They looked for a meadow on which to land and mistook the boggy surface near the Marconi station for hard ground. A man in the transmitter building tried in vain to warn them, but they thought he was waving a welcome! As they touched down, they sank into the mud and the plane nosed over into the soggy peat. A somewhat ignominious ending to a triumphant flight, but at least neither of them was hurt. The man in the transmitter building rushed out to them and asked where they'd come from. 'Canada', said Brown. 'We were there yesterday - and we're the only two people in Europe who can say that.' And it was a local reporter from the Connacht Tribune who got the scoop of the century by interviewing the two aviators. 


These two huge landmarks in the history of communications and transport went on to change the face of the 20th century- and Clifden saw them both. Not bad for a small out-of-the-way town in the west of Ireland, was it?

The memorial to Alcock and Brown's landing at Derrygimlagh
but (a) it's not at the place where they actually landed
and (b) for some unknown reason it shows a modern tail fin
although they flew a biplane!

Derrygimlagh Bog, taken from the site of the memorial - and the actual landing
place is the white speck in the far distance which is a large monolith. At least it is
now painted white (which it wasn't when I first visited the site!)
Pictures of Alcock and Brown, and other information about their
flight, displayed in Mannion's Bar in Clifden  

Thursday, 13 July 2017

Clifden, the 'capital' of Connemara

My four Irish novels are soon to be republished (with brand new covers!) so here is an introduction to the small town of Clifden, which provides the setting for them all.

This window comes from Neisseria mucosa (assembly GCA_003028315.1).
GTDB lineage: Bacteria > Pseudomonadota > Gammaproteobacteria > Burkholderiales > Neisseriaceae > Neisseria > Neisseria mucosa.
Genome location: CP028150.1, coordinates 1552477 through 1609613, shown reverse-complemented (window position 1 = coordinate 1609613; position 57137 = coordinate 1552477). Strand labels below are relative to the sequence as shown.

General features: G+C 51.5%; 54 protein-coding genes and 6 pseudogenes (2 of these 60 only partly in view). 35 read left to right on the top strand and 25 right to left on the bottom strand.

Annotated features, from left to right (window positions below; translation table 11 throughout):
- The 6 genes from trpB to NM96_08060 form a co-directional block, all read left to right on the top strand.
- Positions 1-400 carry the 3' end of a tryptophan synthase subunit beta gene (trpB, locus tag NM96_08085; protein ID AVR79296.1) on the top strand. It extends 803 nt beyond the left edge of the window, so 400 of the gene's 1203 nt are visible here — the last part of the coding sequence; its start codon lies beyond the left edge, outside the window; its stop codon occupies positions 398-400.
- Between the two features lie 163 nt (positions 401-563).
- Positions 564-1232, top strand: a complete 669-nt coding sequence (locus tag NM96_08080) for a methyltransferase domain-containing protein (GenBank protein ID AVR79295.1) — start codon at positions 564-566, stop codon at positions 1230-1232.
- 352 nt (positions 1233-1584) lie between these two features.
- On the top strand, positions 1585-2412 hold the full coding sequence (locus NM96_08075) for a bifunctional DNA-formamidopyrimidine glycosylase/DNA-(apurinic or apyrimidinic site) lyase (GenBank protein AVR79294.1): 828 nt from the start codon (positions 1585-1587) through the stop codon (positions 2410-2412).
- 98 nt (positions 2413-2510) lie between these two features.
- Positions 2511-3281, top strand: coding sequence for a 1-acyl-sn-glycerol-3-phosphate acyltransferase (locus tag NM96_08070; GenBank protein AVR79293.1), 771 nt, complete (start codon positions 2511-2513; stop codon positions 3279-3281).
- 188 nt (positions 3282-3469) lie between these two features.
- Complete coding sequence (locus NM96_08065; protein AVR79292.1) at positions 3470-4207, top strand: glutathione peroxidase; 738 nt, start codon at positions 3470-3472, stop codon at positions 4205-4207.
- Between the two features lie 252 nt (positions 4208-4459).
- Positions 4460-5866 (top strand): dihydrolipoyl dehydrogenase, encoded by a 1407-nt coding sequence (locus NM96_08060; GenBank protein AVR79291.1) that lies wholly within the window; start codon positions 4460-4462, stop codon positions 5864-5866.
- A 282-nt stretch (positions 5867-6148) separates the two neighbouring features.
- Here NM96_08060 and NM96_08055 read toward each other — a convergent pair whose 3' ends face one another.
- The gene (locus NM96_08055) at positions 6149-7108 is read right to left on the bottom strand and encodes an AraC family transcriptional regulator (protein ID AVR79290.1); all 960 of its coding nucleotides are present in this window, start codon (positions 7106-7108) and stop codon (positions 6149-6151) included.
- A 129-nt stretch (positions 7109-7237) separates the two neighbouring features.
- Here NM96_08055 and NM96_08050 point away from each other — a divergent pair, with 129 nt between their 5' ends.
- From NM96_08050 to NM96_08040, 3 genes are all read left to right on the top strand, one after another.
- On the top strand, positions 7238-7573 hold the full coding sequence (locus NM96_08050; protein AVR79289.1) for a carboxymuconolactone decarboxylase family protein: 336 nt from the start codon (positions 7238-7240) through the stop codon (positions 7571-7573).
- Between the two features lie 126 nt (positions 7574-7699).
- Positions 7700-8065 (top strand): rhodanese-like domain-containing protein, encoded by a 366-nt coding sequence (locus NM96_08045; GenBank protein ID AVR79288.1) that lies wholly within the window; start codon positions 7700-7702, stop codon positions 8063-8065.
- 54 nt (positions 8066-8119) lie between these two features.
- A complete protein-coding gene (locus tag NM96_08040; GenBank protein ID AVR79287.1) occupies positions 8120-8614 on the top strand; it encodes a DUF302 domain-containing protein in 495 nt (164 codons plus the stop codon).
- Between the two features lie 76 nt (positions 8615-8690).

Clifden (An Clochán in Irish, meaning stepping stones) is situated on the west coast of Ireland, between the Atlantic Ocean and the ‘Twelve Bens’ of Connemara.

It was founded by John D’Arcy who inherited the estate at the beginning of the 19th century (and built a castle overlooking Clifden Bay). At the time the area was inhabited mainly by fishermen and farmers, until D’Arcy decided to establish a town and also a road to Galway (now the N59).

John D'Arcy's castle (now in ruins)
overlooking Clifden Bay
Originally it had three streets, forming a triangle - Main Street, Market Street and Bridge Street, with Main and Market meeting at the market square, and Bridge Street linking the other ends of those two streets.

Looking up Market Street from the open area where the
market used to take place

Looking down Market Street toward the market place
and Christ Church (Church of Ireland)

Main Street and St. Joseph's Roman Catholic Church

By 1839 the town had grown to 185 dwellings, most of them three-floored, two churches, two hotels, three schools, a police barracks, courthouse, a gaol, a distillery and 23 pubs, and it had a population of about 1,000. It suffered during the Potato Famine in the 1840s and didn’t recover until the end of the 19th century when a railway was built to link it to Galway.

The town from the harbour